A two-year planning process by the Arizona and Nevada departments of transportation to prepare for a future Interstate 11 “Canamex Highway” is ending. A May 21 stakeholders meeting in Tucson finalized a draft “business case” for the controversial multibillion-dollar highway.

Michael Kies, the Arizona department’s director of planning and programming, said that building I-11 between Las Vegas and Nogales, Arizona, would create “240,000 new high-paying, good benefits jobs” in the two states.

When asked the basis for the claim, Kies referred to the Corridor Justification Report posted on the department’s website. A review of those 285 pages showed that much data is based on “assumptions,” “projections,” “forecasts,” ”potential” and imagining. They may “over-estimate due to double-counting some factors.” All numbers and quotations I refer to are from ADOT.

The key words in the projections are “nearshoring” and “integrative manufacturing.” The planners predict that, as Chinese wages rise, Mexico will become more attractive to corporations. With U.S. manufacturing labor costs at 100 on an ADOT index, China is 5 and Mexico 12. As “trade with Mexico expands,” the report argues, so will “the current trend of moving manufactured goods production … to Mexico. ... Mexico was the most popular choice for nearshoring, where hourly compensation costs are nearly as low as China.”

The report suggests “industry clusters” and “integrative manufacturing” to house the making of parts in the U.S., with assembly in Mexico. Kies told the stakeholders, “Mexico is happening!”

The report discusses planned improvements at the Mexican port of Guaymas for container traffic. That impacts high-paying jobs in the West Coast stevedoring, trucking and warehouse industries. The report discusses receiving even more goods from Asia as another “alternative future scenario.”

In their discussion of marketing I-11 to the public, the pitch is “enhancing economic vitality” and “commercial opportunities.” I-11 is being sold as a way for corporations to make more money. Period. There is no expressed interest in workers except as cheap labor across the border.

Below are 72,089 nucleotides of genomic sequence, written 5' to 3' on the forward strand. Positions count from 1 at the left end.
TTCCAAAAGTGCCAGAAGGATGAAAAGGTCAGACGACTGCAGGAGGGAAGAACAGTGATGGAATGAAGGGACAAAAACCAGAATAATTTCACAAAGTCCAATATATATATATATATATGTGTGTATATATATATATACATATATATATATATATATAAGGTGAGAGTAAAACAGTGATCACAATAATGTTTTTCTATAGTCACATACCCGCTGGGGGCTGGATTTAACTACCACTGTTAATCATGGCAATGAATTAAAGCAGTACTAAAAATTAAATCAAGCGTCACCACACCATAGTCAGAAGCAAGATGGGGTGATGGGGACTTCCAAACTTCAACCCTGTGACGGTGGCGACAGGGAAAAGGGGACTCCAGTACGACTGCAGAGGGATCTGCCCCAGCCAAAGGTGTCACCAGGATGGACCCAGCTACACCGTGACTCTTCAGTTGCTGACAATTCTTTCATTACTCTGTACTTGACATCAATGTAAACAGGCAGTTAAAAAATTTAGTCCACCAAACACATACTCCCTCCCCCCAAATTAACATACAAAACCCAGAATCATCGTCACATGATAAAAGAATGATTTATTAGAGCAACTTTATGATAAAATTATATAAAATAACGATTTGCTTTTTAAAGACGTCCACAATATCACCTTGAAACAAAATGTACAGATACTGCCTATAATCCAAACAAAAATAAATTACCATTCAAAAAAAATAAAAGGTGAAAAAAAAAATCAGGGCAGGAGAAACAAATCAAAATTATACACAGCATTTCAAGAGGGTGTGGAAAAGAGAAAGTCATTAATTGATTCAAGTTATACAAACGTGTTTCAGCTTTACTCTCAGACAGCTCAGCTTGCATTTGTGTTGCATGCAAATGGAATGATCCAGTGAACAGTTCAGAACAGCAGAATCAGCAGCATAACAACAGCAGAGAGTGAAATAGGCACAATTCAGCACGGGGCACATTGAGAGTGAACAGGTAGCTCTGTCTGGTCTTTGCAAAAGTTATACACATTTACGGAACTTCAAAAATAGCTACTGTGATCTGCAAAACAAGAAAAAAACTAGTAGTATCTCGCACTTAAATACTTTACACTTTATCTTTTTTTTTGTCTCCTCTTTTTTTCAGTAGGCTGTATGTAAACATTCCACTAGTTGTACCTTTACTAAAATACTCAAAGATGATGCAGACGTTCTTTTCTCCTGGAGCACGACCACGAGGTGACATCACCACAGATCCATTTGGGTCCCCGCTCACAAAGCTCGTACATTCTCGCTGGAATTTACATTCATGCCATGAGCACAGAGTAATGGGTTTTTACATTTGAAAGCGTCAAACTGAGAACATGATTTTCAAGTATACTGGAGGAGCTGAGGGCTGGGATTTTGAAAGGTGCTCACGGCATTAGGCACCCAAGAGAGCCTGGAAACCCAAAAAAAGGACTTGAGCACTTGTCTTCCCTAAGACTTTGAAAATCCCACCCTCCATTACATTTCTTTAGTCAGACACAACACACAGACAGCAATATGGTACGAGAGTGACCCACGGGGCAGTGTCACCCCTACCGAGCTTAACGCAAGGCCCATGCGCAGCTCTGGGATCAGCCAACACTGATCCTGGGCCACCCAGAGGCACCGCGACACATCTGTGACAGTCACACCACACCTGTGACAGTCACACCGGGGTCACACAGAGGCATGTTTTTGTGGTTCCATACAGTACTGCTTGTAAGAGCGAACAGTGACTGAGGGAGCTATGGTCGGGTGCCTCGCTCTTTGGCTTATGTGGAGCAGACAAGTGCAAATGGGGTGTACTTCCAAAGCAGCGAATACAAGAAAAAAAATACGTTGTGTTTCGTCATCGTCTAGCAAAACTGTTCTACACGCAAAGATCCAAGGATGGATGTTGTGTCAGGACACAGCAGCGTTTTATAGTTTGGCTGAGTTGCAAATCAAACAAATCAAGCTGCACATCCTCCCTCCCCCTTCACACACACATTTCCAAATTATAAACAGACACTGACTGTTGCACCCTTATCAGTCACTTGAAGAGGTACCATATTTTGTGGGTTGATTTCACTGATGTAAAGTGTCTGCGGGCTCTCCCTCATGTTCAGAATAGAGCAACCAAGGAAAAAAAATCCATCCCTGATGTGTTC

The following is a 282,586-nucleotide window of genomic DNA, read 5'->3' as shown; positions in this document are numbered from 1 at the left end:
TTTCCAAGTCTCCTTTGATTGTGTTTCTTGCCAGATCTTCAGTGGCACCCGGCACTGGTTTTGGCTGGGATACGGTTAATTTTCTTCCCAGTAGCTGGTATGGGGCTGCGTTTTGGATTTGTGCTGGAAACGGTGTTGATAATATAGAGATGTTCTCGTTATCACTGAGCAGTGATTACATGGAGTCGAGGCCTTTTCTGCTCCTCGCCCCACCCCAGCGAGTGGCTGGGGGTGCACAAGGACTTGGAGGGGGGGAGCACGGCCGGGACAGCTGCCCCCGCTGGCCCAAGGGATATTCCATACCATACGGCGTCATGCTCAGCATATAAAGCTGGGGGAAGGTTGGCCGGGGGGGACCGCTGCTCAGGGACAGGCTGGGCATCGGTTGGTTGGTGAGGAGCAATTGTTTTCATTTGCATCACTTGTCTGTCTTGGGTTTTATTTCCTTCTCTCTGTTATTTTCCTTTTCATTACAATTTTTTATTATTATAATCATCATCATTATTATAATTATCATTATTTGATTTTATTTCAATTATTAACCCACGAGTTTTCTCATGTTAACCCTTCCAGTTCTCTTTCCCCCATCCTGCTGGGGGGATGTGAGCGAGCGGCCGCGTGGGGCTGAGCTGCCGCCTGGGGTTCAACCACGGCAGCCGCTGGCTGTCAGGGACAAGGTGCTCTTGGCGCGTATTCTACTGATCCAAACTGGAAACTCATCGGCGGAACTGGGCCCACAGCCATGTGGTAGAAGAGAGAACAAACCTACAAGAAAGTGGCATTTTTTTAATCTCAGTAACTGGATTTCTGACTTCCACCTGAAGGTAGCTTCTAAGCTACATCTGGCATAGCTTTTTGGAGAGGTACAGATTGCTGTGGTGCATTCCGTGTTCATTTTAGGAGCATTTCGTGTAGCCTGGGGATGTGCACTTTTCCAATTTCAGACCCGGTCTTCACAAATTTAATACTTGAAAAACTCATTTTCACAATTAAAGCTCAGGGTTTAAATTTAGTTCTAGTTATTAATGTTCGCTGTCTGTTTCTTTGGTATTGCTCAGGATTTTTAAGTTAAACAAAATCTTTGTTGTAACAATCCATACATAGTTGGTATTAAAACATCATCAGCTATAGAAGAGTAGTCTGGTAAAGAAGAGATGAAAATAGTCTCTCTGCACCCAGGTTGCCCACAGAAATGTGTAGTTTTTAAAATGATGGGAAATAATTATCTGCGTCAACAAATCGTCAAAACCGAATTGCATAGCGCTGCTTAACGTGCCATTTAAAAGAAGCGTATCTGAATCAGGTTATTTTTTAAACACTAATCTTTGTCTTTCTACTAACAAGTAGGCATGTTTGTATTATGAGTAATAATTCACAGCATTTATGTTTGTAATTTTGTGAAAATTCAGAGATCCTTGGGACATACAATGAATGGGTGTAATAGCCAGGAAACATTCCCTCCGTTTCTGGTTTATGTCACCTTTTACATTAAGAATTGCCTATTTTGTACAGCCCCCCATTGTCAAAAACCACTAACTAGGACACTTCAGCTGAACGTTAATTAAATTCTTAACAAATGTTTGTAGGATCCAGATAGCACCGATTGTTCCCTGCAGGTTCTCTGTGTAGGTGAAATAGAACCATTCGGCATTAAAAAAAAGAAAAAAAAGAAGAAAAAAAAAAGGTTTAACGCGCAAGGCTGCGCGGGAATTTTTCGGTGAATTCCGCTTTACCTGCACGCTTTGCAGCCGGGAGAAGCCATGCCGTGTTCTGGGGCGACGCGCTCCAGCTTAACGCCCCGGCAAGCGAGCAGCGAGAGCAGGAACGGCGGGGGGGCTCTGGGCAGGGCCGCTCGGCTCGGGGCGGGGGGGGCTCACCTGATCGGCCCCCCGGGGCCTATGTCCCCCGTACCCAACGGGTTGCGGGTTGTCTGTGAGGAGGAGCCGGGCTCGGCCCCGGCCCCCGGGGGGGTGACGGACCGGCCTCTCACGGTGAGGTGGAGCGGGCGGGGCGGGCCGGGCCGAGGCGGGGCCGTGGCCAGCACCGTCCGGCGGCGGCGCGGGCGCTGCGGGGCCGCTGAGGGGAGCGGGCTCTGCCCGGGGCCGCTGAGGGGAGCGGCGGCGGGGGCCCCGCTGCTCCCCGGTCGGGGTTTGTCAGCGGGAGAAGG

Concern for workers is also missing in the proposed methods of financing I-11: increased gas taxes, truck tolls, toll roads and mileage-based user fees, along with general tax dollars.

Pima County Administrator Chuck Huckelberry’s proposal to build a 56-mile segment of I-11 through the Avra Valley will destroy the remote conditions that bring visitors to Saguaro Park, Desert Museum, Ironwood Forest and Kitt Peak Observatory and will hurt tourism.

There will be temporary construction jobs created by the Huckelberry Highway, but long-term employment servicing the present I-10 corridor through Tucson will be negatively impacted. Huckelberry is pushing hard for the eastern leg of his highway to be built very soon.

The alternative to the Avra Valley route, double-decking a few miles of I-10 in Tucson, would also create construction jobs, and would cost one-third that of a new highway, saving taxpayers nearly $2 billion. Those are ADOT’s numbers.

The report warns that possible alternatives are “less likely” if “water shortages … constrain growth.” Both states are in the second decade of a severe drought, with Colorado River water allotments subject to rationing.

To spend billions of taxpayer dollars and threaten people and wildlife for a “vision” is wrong. To sell I-11 by saying it will create jobs while promoting the export of American jobs is very wrong.

Albert Lannon is a member of the Avra Valley Coalition. Email him at albertlannon@powerc.net